JUN 9 – JUN 22, 2018

In a time of previously unforeseen plurality, visibility and
distribution, the value of the image has been elevated in its
usefulness as a tool and simultaneously annihilated by its ease of
multiplication and impossibility of ownership. Linus Bill + Adrien
Horni seize this moment to reestablish the foundations and hierarchy
of the image. Creating individual artworks on a greater than human
scale when most images are imagined and exist only on a screen, the
Swiss artist duo have us reconsider image genesis, its chronology and
geography, followed by its likely conclusion.

The artist’s first collaboration began in the realm of the commercial
arts when Bill and Horni were invited to bring an artistic approach to
enliven an annual report of the Swiss Art Directors Club advertising
awards. Although few jobs appear dryer than this, the artists were
able to reestablish the value system of the competition. They
enigmatically abstracted and degraded award-winning design by
submitting a second volume produced on an everyday Xerox copy machine
that celebrated the work of those that were refused a prize. Visual
noise, impudent blank pages, the deconstruction and free
reconstruction of others’ hard work was a great success and gave the
artists the incentive to further develop this approach.

To create their raw material, they incorporate tools both analogue and
digital – paper, scissors, glue, Xerox, scanner, iPhones, iPad and
powerbooks, consumer printers, architectural printers and hi-end
inkjet alike. Even if beginning on paper, these sketches soon become
jpegs. Ping-ponged between the two collaborators until “it’s either
good, or you’re bored”(1) this repetition is important to the process,
as are the limitations of the basic tools. Even the digital tools are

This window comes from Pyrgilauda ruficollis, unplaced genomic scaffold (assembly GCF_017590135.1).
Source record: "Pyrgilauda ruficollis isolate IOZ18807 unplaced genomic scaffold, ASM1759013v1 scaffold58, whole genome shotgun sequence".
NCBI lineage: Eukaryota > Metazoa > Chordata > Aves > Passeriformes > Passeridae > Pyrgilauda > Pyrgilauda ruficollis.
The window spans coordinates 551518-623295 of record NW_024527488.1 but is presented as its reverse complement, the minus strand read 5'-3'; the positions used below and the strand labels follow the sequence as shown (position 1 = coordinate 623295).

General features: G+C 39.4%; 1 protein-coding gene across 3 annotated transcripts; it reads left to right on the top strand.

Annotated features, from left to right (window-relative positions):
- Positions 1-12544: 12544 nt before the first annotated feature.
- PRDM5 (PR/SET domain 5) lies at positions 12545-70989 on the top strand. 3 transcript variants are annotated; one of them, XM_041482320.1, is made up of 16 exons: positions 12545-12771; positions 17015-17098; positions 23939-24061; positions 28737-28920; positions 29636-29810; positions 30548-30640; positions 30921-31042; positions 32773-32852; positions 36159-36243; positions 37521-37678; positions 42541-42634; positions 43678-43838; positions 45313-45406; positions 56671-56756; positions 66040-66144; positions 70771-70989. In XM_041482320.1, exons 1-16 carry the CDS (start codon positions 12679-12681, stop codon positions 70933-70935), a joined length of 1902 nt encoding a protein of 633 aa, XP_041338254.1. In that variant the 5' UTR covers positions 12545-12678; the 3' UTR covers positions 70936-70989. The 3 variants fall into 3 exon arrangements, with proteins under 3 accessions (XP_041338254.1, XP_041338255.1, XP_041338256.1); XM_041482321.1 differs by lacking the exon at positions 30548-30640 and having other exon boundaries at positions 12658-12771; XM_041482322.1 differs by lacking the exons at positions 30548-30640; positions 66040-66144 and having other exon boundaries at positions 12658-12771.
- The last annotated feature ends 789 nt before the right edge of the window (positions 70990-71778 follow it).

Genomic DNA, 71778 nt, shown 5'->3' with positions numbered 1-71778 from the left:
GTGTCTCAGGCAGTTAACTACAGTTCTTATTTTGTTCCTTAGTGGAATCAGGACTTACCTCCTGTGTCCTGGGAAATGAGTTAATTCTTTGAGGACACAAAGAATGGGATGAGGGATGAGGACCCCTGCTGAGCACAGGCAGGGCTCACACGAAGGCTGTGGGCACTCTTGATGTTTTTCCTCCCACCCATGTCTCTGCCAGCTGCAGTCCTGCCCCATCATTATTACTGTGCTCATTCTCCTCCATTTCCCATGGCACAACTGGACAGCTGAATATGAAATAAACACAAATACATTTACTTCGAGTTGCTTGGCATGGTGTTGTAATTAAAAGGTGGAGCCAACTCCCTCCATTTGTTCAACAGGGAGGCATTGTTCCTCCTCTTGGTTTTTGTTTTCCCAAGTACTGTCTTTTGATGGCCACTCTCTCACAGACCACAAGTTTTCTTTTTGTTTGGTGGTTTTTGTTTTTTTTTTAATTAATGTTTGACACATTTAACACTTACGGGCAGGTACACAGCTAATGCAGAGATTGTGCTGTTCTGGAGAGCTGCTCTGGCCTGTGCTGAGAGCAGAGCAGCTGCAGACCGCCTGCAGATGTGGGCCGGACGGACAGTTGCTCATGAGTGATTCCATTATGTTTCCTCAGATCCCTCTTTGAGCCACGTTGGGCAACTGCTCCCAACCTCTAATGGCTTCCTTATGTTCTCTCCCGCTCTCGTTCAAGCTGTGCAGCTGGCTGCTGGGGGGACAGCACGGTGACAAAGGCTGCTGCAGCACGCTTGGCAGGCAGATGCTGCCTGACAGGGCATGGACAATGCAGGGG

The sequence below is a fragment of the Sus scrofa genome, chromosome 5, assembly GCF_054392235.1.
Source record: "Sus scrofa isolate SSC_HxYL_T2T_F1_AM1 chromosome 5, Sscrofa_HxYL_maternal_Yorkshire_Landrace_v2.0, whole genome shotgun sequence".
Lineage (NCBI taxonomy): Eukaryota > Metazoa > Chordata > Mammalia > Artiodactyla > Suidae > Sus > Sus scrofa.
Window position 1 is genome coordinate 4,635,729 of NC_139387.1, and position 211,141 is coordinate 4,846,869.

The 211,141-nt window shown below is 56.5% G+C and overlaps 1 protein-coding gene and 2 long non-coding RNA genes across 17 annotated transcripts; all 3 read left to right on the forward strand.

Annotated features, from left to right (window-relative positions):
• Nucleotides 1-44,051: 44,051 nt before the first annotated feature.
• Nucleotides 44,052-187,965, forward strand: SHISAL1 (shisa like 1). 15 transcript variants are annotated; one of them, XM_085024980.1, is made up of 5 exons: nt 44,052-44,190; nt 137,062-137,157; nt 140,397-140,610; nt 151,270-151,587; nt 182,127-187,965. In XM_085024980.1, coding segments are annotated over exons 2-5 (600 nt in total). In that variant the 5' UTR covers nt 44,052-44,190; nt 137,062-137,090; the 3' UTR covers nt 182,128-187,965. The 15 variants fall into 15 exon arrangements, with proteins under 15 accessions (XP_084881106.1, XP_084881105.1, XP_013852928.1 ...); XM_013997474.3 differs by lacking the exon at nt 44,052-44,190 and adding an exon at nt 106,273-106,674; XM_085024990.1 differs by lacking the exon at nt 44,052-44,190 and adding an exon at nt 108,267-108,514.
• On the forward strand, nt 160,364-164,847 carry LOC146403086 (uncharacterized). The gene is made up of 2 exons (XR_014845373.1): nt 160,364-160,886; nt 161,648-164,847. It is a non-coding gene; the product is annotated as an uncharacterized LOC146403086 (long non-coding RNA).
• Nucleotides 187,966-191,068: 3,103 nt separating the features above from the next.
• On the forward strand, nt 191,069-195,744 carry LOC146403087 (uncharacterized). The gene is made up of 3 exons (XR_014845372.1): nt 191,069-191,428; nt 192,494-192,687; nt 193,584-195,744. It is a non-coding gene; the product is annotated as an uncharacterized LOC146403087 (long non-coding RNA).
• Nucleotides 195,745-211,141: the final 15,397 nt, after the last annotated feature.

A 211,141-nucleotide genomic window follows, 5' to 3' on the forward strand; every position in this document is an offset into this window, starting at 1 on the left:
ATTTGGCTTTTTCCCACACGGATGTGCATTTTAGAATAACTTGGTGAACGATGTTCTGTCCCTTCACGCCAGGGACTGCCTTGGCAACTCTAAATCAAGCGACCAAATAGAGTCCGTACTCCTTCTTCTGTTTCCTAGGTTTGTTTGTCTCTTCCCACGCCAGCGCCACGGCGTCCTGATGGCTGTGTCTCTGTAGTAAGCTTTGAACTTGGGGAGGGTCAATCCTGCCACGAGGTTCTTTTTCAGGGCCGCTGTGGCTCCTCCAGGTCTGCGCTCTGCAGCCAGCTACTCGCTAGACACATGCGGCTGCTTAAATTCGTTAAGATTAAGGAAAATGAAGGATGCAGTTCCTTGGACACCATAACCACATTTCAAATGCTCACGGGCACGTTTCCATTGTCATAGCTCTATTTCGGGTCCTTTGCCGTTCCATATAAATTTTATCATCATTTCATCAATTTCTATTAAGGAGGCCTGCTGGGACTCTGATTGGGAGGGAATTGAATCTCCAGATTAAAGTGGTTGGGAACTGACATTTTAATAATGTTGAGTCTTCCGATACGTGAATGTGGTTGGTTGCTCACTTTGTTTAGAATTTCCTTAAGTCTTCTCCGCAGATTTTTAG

restricted to the simplest of actions, such as copy / paste /
duplicate / scale, while similarly the format is restricted to
existing standards – A4 for paper or the format / frame of the Apple

Eschewing the art world’s conscientious formula for creation /
documentation / distribution, the artists approach their own process
more like mail-order shopping. Flipping the idea of the catalogue on
its head, Bill and Horni put the exhibition catalogue before the
artwork, chronologically at least. The printed catalogue always
precedes the works destined for the walls of the gallery or
institution. The artists state that “The books are like catalogues
from which we choose our next painting.”(2) Like the creation of the
source material and the catalogue before it, the process of choosing /
making a painting requires a formula of action and reaction, each
effort is based upon that preceding it. The artists then expand the
catalogue entry from the thumbnail to grand scale tableau. As if
commissioned by themselves to efficiently reproduce their own piece
the artists optimise their own labour, using professional tools such
as rollers, stencils and silkscreening supplies, with a strict
execution to the plans dictated in the bound copy. Curator Gianni
Jetzer notes, “The fact that the source images were not created to be
blown up [means] the artworks oscillate between the real thing and
representation …resulting in ‘paintings’ of irritating beauty.”(3)

Through the process of reviewing scale and resolution, abstracting
time and re-arranging order, Adrien Horni + Linus Bill employ the
reproduced image and reconfigure and destabilise the values and
schematics of the image. “Usually a book ends something, brings
something to a conclusion. When for us it is just the starting point
and opens up so many possibilities. Our books do not look to the past,
but to the future”(4)

Linus Bill + Adrien Horni, both born 1982 in Switzerland have had
recent solo exhibitions at Galerie Allen, Paris, France; Centre d’Art
PasquArt Bienne, Switzerland; La Salle de Bains, Lyon, France; Ellen
de Bruijne Projects, Amsterdam, Netherlands; Nathalie Karg Gallery,
NY, USA; MJ Gallery Geneva, Switzerland; Istituto Svizzero, Milano,
Italy and the Swiss Institute, New York, USA (with Aubry/Broquard).
They have been included in group shows at Villa Bernasconi,
Grand-Lancy, Switzerland; Helmhaus, Zürich, Switzerland and the
Kunsthalle Bern, Bern, Switzerland. They were awarded the Swiss Art
Award in 2013 and are included in the public collections of the City
of Bienne ; City of Zürich; Centre national des arts plastiques (CNAP)
– DFNAC, France; FRAC Bretagne, France; FRAC Normandie Caen; Museum
Voorlinden, Netherlands as well as many important private
Linus Bill + Adrien Horni are represented by Galerie Allen, Paris and
Ellen de Bruijne Projects, Amsterdam.

1-2. Conversation between the artists and Joseph Allen Shea, 2015 3.
Gianni Jetzer, Painting and Jugs catalogue essay, Swiss Institute New
York, 2012 4. in conversation with the artists 4. Conversation between
the artists and Joseph Allen Shea, 2015